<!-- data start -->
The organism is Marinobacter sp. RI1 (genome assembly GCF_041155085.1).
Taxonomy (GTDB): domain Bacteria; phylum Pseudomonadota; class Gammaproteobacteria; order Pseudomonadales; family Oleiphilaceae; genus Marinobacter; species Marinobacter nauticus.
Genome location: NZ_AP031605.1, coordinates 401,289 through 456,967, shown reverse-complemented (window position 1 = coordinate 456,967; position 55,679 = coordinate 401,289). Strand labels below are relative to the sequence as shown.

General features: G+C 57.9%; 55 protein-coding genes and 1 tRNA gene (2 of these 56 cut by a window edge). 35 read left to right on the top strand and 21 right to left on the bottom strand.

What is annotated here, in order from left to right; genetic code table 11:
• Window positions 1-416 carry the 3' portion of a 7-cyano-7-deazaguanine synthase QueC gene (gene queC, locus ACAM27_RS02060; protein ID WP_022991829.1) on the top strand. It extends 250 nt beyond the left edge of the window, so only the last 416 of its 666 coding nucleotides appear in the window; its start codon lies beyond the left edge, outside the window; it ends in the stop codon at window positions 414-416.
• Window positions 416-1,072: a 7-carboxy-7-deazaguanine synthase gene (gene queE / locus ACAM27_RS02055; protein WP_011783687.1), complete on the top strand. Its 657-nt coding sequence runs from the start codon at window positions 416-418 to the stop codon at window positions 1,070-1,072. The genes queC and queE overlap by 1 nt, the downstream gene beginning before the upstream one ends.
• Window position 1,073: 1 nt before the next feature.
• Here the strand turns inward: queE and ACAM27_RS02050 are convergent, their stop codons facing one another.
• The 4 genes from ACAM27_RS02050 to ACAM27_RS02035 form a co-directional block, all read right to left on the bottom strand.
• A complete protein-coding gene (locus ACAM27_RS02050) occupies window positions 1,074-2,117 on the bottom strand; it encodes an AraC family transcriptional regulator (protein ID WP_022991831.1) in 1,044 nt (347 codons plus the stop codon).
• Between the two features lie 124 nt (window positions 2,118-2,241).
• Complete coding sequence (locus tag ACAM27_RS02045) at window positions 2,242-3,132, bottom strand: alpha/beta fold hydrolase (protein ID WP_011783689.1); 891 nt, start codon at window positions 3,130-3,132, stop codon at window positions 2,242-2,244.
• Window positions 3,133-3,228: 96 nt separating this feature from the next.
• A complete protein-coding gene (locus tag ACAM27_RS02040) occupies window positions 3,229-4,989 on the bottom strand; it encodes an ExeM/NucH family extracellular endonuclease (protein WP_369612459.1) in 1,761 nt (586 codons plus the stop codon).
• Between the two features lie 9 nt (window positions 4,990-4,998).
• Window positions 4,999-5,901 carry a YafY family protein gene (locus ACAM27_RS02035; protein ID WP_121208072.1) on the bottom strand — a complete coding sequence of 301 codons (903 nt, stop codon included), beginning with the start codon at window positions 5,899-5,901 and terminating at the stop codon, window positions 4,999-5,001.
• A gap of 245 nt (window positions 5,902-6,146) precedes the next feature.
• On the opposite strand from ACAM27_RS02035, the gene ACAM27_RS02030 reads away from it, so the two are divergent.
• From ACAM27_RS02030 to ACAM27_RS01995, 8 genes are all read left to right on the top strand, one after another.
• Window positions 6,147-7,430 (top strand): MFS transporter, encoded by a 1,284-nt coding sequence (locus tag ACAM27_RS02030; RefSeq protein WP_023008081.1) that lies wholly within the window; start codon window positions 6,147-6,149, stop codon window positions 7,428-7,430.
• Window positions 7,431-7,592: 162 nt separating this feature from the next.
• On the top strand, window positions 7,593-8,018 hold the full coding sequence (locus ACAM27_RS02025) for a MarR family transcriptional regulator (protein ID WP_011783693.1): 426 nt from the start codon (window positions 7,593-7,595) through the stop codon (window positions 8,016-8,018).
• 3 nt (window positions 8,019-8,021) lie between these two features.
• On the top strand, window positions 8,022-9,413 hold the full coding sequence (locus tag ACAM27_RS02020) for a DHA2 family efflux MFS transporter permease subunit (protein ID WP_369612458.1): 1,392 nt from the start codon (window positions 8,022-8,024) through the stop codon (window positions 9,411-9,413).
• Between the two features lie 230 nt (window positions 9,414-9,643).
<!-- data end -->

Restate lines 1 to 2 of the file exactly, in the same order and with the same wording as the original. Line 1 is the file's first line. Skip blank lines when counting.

The organism is Marinobacter sp. RI1 (genome assembly GCF_041155085.1).
Taxonomy (GTDB): domain Bacteria; phylum Pseudomonadota; class Gammaproteobacteria; order Pseudomonadales; family Oleiphilaceae; genus Marinobacter; species Marinobacter nauticus.